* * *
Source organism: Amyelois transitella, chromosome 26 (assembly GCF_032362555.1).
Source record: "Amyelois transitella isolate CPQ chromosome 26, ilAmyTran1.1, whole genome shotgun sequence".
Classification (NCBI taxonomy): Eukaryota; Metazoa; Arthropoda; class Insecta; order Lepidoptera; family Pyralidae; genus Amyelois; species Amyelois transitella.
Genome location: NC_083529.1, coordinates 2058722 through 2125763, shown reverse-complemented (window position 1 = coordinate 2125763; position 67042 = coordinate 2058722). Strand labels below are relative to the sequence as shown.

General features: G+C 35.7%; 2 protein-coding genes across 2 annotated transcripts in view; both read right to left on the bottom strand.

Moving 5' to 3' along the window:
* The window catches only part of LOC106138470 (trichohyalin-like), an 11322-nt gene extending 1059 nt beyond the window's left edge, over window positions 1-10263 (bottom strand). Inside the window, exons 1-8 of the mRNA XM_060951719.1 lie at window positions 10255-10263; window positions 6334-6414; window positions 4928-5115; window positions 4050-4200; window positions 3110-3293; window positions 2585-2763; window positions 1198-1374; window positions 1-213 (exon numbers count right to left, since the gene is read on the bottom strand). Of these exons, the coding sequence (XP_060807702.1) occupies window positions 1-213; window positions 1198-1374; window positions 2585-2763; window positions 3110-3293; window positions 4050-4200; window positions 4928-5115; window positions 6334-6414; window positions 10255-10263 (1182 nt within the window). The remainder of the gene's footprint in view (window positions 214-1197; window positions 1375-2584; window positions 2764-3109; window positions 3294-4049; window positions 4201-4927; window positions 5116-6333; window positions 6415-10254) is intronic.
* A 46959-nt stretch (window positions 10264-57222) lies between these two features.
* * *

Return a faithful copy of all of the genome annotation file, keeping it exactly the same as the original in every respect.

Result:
Source organism: Amyelois transitella, chromosome 26 (assembly GCF_032362555.1).
Source record: "Amyelois transitella isolate CPQ chromosome 26, ilAmyTran1.1, whole genome shotgun sequence".
Classification (NCBI taxonomy): Eukaryota; Metazoa; Arthropoda; class Insecta; order Lepidoptera; family Pyralidae; genus Amyelois; species Amyelois transitella.
Genome location: NC_083529.1, coordinates 2058722 through 2125763, shown reverse-complemented (window position 1 = coordinate 2125763; position 67042 = coordinate 2058722). Strand labels below are relative to the sequence as shown.

General features: G+C 35.7%; 2 protein-coding genes across 2 annotated transcripts in view; both read right to left on the bottom strand.

Moving 5' to 3' along the window:
* The window catches only part of LOC106138470 (trichohyalin-like), an 11322-nt gene extending 1059 nt beyond the window's left edge, over window positions 1-10263 (bottom strand). Inside the window, exons 1-8 of the mRNA XM_060951719.1 lie at window positions 10255-10263; window positions 6334-6414; window positions 4928-5115; window positions 4050-4200; window positions 3110-3293; window positions 2585-2763; window positions 1198-1374; window positions 1-213 (exon numbers count right to left, since the gene is read on the bottom strand). Of these exons, the coding sequence (XP_060807702.1) occupies window positions 1-213; window positions 1198-1374; window positions 2585-2763; window positions 3110-3293; window positions 4050-4200; window positions 4928-5115; window positions 6334-6414; window positions 10255-10263 (1182 nt within the window). The remainder of the gene's footprint in view (window positions 214-1197; window positions 1375-2584; window positions 2764-3109; window positions 3294-4049; window positions 4201-4927; window positions 5116-6333; window positions 6415-10254) is intronic.
* A 46959-nt stretch (window positions 10264-57222) lies between these two features.